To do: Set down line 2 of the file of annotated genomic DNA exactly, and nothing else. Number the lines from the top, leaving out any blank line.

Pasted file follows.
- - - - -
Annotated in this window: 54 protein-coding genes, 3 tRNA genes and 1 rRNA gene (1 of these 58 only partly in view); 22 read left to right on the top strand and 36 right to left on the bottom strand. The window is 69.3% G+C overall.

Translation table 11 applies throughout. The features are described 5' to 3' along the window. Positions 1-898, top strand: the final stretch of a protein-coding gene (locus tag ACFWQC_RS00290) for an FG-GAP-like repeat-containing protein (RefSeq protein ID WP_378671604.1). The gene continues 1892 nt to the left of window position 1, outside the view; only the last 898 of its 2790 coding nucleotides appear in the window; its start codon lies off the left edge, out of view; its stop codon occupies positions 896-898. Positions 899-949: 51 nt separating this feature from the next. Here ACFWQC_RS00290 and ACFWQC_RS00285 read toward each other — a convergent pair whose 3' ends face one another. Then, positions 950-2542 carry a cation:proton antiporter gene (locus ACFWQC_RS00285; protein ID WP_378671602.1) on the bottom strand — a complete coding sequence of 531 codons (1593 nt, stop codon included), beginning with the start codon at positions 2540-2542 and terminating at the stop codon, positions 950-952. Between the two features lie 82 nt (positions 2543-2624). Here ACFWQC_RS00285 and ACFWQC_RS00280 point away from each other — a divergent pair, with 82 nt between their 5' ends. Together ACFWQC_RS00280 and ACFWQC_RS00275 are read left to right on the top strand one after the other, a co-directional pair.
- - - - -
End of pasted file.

Translation table 11 applies throughout. The features are described 5' to 3' along the window. Positions 1-898, top strand: the final stretch of a protein-coding gene (locus tag ACFWQC_RS00290) for an FG-GAP-like repeat-containing protein (RefSeq protein ID WP_378671604.1). The gene continues 1892 nt to the left of window position 1, outside the view; only the last 898 of its 2790 coding nucleotides appear in the window; its start codon lies off the left edge, out of view; its stop codon occupies positions 896-898. Positions 899-949: 51 nt separating this feature from the next. Here ACFWQC_RS00290 and ACFWQC_RS00285 read toward each other — a convergent pair whose 3' ends face one another. Then, positions 950-2542 carry a cation:proton antiporter gene (locus ACFWQC_RS00285; protein ID WP_378671602.1) on the bottom strand — a complete coding sequence of 531 codons (1593 nt, stop codon included), beginning with the start codon at positions 2540-2542 and terminating at the stop codon, positions 950-952. Between the two features lie 82 nt (positions 2543-2624). Here ACFWQC_RS00285 and ACFWQC_RS00280 point away from each other — a divergent pair, with 82 nt between their 5' ends. Together ACFWQC_RS00280 and ACFWQC_RS00275 are read left to right on the top strand one after the other, a co-directional pair.